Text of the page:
The Le Mans 24 Hours race is a testament of skill and endurance of both the drivers and their cars as a total of 55 cars will be running the world renowned race on an 8.47-mile circuit comprising of closed public roads for the duration of 24 hours. Alan McNish, one of the drivers of the Audi R15 TDI is restless and wants to stake his claim on the podium at this years event. The 40 year old Scotsman, who drives alongside Dindo Capello and Tom Kristensen, is gunning for his ninth Le Mans triumph.

As we know, the 2009 Le Mans title went to the Peugeot Team with their 908 HDi FAP which was diesel powered. They too have not rested since they won the title in 2009 as they have admitted that in races such as Spa, they have felt their competitors getting faster and breathing down their necks slightly.

Thus they have worked meticulously on the engine and car to produce the best result from the TDI engine. This was also to get the 908 HDi FAP in line with 2010 regulations which was to do with aerodynamics that also affects engine power output, according to Peugeot Sports Technical Director, Bruno Famin.

“The only aerodynamic change is the result of having to adjust to this year’s new engine power levels. We have endeavoured to recover some of the power lost because of the rule changes, which involved working with Bosch on combustion, combating energy losses through friction with Total and enhancing the flow efficiency of the intake and exhaust systems in association with Dow. All the things that gave us trouble in 2009 have been looked at, too, while we haven’t eased up in our ongoing efforts to improve reliability. This is the 908 HDi FAP’s fourth and final year of competition. It is an outstanding car and I think we can look forward to an incredibly thrilling Le Mans 24 Hours; I believe it will be very close from flag to flag,” added Famin.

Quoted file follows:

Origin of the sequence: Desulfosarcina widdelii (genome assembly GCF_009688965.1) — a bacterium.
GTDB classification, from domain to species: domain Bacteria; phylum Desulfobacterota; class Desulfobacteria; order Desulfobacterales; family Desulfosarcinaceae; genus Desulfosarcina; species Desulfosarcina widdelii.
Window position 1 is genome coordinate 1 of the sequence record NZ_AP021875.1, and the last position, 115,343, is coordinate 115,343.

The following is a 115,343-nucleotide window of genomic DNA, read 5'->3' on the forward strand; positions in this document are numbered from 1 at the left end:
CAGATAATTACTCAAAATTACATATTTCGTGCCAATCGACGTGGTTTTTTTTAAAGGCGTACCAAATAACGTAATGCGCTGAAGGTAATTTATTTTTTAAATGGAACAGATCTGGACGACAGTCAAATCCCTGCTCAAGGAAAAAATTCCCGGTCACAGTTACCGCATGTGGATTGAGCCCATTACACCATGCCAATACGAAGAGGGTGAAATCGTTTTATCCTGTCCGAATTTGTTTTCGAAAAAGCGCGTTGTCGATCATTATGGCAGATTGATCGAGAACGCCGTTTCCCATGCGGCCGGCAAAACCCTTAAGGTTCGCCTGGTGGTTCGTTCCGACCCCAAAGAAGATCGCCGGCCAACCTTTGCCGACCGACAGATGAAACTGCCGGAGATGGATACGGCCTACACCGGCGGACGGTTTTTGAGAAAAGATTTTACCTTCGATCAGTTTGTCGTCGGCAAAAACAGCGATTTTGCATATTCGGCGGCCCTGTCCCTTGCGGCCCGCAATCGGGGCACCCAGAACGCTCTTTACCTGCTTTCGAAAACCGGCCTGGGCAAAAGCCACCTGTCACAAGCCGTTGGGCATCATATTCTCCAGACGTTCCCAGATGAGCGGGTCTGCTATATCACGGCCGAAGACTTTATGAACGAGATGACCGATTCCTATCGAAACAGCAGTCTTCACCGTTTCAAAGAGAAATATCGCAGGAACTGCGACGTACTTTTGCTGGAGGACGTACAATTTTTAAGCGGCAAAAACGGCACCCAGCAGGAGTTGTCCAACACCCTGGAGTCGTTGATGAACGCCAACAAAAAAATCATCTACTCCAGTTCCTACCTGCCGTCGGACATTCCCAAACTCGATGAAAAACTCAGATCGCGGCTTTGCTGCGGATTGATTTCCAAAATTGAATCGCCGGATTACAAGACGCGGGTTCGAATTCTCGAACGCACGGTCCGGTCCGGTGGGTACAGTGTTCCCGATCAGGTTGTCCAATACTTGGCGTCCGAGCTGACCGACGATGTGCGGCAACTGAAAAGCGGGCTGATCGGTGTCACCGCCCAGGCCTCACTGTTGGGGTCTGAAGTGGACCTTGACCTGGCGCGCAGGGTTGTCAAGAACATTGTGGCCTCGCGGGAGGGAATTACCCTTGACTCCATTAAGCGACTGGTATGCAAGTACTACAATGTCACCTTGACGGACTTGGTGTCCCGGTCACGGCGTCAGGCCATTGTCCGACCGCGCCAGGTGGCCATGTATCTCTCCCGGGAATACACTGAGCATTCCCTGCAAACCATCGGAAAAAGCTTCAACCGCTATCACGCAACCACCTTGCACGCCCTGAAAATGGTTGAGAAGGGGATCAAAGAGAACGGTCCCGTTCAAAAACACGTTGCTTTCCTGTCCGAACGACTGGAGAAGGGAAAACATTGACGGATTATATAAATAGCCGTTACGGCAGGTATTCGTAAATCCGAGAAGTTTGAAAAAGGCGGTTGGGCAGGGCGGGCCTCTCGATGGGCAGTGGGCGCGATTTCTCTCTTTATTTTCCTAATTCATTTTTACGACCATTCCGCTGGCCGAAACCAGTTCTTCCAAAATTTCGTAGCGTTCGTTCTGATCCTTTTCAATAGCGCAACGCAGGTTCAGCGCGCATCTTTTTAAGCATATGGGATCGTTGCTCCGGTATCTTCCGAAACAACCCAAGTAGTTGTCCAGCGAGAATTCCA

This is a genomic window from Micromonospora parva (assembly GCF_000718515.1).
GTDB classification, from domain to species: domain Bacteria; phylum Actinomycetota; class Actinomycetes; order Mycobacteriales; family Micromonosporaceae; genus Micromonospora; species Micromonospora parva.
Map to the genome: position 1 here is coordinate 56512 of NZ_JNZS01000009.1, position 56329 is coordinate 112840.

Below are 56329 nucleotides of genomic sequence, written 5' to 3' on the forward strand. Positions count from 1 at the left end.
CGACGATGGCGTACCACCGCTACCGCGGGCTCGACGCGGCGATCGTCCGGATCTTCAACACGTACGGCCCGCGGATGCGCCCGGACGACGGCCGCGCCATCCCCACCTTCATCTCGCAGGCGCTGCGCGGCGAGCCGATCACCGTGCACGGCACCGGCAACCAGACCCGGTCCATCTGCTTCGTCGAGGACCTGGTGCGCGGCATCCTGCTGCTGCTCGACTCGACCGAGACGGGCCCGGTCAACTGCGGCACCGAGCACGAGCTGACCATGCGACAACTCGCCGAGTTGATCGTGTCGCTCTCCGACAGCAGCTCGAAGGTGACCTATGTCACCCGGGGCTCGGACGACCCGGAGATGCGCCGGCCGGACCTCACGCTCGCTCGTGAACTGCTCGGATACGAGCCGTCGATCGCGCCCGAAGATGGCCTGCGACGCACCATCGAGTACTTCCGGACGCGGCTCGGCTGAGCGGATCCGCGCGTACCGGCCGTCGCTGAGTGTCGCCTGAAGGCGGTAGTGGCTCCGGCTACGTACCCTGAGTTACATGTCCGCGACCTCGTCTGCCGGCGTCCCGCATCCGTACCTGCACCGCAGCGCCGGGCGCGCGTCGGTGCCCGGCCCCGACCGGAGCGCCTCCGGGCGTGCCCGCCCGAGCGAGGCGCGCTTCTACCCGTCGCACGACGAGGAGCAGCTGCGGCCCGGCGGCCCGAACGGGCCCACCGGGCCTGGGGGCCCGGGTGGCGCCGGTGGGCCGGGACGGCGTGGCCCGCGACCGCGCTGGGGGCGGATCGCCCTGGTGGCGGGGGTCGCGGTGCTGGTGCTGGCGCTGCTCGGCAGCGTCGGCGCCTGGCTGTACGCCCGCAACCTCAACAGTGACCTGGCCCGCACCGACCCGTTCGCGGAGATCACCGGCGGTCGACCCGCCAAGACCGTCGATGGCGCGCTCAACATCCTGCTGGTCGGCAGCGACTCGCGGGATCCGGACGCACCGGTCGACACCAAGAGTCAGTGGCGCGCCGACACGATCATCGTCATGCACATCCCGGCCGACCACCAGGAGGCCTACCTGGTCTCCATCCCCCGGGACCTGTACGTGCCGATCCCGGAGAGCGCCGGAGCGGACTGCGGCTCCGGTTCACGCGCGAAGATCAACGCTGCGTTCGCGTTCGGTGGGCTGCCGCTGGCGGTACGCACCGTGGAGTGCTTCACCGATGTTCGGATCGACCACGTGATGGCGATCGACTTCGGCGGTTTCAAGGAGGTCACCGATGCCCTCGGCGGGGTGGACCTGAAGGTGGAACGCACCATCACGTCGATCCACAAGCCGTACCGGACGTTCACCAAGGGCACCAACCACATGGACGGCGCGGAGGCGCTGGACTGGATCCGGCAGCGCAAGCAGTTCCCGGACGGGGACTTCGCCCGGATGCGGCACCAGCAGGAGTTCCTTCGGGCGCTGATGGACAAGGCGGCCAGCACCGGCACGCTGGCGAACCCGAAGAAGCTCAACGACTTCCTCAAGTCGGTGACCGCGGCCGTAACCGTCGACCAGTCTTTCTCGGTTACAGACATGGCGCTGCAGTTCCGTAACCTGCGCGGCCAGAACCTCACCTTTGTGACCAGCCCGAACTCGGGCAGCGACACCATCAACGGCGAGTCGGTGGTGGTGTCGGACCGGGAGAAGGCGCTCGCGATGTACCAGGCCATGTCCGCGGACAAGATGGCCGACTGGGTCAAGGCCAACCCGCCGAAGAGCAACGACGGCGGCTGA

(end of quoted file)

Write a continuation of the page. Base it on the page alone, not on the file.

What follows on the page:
Since its last race in Le Mans the Peugeot team have been preparing in the form of three races and 11 test sessions. This includes simulation runs, set-up work and the development of a complete range of tyres in association with Michelin.

Unfortunately when you’re on top everyone’s gunning for you, and that is Audi’s agenda at this years race. Audi has further tweaked it’s R15 TDI body and engine as well. Smaller air restrictors and lower manifold pressure were part of the new regulations. This means lower engine output. Thus Audi, like most other teams, are fettling with the aerodynamics to make it more efficient. This has resulted in the R15 sporting a two-nose design along with a modified cooling and tank system.

Even if the air restrictors have been modified, the R15’s 5.5 litre V10 twin turbo engine still produces around 590 HP and an incredible 1050 Nm of torque, which is mated to a pneumatically operated five speed gearbox. Suggestions directly from the drivers have been addressed too, which include better illumination of the racetracks with a new head lamp concept.

Both teams will be under a lot of pressure this year as there are up and coming teams such as Aston Martin Racing looking to topple the leaders off the podium. A very interesting race seems to be brewing and you can catch it from the 12th to the 13th of this June.

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